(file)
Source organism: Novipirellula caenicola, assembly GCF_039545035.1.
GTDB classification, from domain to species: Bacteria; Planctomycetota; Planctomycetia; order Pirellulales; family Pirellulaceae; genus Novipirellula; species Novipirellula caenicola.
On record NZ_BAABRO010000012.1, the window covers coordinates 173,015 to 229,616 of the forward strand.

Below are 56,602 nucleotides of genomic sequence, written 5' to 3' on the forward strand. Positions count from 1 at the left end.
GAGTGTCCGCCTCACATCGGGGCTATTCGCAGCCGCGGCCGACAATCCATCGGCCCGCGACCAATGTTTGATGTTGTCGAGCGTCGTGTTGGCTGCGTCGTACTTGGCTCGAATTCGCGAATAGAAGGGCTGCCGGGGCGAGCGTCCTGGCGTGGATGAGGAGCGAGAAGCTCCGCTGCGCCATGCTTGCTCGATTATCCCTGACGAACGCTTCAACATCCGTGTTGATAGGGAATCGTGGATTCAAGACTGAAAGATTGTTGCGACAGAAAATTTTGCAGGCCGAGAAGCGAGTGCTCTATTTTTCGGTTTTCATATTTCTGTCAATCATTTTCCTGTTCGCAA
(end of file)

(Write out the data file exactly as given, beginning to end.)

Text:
Source organism: Novipirellula caenicola, assembly GCF_039545035.1.
GTDB classification, from domain to species: Bacteria; Planctomycetota; Planctomycetia; order Pirellulales; family Pirellulaceae; genus Novipirellula; species Novipirellula caenicola.
On record NZ_BAABRO010000012.1, the window covers coordinates 173,015 to 229,616 of the forward strand.

Below are 56,602 nucleotides of genomic sequence, written 5' to 3' on the forward strand. Positions count from 1 at the left end.
GAGTGTCCGCCTCACATCGGGGCTATTCGCAGCCGCGGCCGACAATCCATCGGCCCGCGACCAATGTTTGATGTTGTCGAGCGTCGTGTTGGCTGCGTCGTACTTGGCTCGAATTCGCGAATAGAAGGGCTGCCGGGGCGAGCGTCCTGGCGTGGATGAGGAGCGAGAAGCTCCGCTGCGCCATGCTTGCTCGATTATCCCTGACGAACGCTTCAACATCCGTGTTGATAGGGAATCGTGGATTCAAGACTGAAAGATTGTTGCGACAGAAAATTTTGCAGGCCGAGAAGCGAGTGCTCTATTTTTCGGTTTTCATATTTCTGTCAATCATTTTCCTGTTCGCAA